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Riot police round up protesters in Belarus

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Belarusian opposition supporters gather in front of police line towards the Independence Palace, residence of the President Alexander Lukashenko in Minsk, Belarus

Belarusian opposition supporters gather in front of police line towards the Independence Palace, residence of the President Alexander Lukashenko in Minsk, Belarus

AP

Belarusian opposition supporters gather in front of police line towards the Independence Palace, residence of the President Alexander Lukashenko in Minsk, Belarus

Belarusian authorities have resumed detaining protesters in the country's capital as university students took to the streets to demand the resignation of the country's authoritarian leader after an election the political opposition has denounced as rigged.

Hundreds of students gathered outside universities in different parts of Minsk and marched through the city centre to the national Education Ministry, continuing a fourth straight week of mass post-election protests in Belarus.

President Alexander Lukashenko has dismissed protest participants as Western puppets and bristled at demands for him to step down after 26 years in power or start a dialogue with the opposition.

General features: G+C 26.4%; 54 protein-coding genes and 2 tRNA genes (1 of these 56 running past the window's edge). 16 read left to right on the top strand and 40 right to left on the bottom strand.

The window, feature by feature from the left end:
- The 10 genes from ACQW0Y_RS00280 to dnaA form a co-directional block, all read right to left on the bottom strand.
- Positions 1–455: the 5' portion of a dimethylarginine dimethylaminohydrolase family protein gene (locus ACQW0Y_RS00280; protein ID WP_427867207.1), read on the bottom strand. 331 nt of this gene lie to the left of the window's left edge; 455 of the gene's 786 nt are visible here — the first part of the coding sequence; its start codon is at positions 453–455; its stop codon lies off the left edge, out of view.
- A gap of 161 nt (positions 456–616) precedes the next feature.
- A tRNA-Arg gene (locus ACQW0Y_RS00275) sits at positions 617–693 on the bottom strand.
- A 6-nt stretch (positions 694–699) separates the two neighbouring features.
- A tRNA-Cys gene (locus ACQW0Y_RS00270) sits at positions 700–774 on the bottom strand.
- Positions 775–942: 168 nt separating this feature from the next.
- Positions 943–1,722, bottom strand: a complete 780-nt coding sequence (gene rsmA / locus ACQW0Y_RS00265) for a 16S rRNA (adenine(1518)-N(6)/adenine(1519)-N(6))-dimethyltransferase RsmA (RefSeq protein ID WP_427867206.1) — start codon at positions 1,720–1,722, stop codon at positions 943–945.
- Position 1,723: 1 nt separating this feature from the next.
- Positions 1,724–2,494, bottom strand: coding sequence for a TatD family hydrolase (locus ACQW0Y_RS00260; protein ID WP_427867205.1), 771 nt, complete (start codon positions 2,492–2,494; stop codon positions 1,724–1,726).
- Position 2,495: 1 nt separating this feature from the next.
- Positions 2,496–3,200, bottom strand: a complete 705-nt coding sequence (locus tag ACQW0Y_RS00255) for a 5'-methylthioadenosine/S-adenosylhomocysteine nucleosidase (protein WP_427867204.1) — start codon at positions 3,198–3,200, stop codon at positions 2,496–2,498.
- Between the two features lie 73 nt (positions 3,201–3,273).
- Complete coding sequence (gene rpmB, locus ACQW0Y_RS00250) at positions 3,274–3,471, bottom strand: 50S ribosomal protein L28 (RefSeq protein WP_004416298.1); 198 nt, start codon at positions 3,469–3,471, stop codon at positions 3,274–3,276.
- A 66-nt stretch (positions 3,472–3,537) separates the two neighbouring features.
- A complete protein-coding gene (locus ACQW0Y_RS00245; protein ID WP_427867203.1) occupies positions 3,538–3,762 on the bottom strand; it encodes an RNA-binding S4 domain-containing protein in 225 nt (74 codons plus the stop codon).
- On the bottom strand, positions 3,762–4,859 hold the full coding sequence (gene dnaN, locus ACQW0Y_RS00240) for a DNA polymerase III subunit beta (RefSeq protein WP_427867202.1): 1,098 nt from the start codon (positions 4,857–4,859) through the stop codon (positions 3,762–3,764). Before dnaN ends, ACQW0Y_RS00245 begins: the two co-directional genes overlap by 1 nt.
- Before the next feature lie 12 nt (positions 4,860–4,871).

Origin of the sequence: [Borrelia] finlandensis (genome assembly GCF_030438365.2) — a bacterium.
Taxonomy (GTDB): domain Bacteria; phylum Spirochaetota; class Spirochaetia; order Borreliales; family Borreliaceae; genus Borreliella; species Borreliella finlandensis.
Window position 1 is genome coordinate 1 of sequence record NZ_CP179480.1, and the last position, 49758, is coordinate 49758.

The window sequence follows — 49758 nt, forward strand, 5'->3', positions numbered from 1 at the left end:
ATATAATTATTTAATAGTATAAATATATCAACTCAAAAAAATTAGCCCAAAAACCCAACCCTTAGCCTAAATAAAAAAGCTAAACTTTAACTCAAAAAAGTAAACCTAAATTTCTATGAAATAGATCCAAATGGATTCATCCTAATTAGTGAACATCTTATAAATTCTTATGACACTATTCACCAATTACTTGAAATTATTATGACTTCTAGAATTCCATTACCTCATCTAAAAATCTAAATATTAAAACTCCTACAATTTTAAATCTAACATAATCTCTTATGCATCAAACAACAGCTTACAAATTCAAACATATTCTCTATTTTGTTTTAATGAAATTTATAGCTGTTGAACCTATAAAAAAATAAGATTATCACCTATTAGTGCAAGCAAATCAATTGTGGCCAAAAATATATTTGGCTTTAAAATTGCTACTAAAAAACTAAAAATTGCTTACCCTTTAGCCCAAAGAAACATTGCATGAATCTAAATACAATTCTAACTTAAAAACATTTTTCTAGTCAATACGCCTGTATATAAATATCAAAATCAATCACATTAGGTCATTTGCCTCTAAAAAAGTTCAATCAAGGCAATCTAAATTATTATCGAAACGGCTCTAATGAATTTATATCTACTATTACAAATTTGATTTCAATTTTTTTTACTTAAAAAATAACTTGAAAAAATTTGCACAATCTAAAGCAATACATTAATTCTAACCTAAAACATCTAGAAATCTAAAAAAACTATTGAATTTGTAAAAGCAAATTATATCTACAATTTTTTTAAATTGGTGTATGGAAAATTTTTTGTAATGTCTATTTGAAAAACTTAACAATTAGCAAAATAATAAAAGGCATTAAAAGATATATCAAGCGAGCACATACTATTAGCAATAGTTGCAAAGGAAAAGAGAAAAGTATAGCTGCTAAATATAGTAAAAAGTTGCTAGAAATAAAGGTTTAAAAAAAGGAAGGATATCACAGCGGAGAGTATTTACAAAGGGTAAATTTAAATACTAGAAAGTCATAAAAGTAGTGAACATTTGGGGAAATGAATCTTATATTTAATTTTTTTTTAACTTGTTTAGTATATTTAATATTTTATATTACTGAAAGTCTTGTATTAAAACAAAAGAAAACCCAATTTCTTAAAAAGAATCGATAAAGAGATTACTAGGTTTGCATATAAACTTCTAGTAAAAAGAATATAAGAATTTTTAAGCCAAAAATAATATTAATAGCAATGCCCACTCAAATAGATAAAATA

Demonstrators protesting yesterday chanted "Go away!" referring to Mr Lukashenko, and held banners demanding freedom for political prisoners.

Police moved to break up the crowds and detained some of the protesters. Belarusian media reported that at least 18 students were detained. Minsk police confirmed there were detentions but did not say how many.

According to the Viasna human rights centre, several university professors were also detained, and riot police beat up many of the detained students.

Valentin Stefanovich, a human rights advocate with the Viasna centre, called the beatings "an untoward reaction of the authorities to a peaceful protest".

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"Students and universities in general are a highly explosive group," Mr Stefanovich said.

"The authorities are really scared of strikes starting in universities and are carrying out demonstrative intimidation acts."

After a ferocious crackdown on demonstrators in the first days after the August 9 election generated international outrage, the Belarusian government has avoided large-scale violence against demonstrators and sought to end the protests with threats and the selective jailing of activists. Several organisers of strikes at top industrial plants have been detained.

Yesterday, people started gathering near several large plants in support of the striking workers.

Belarusian prosecutors have opened a criminal probe against the opposition Co-ordination Council, accusing its members of undermining the country's security.

Last week, the country's courts handed 10-day jail sentences to two council members and summoned several others for questioning, including Svetlana Alexievich, the 2015 Nobel literature laureate. Another council member, Lilia Vlasova, was detained on Monday.


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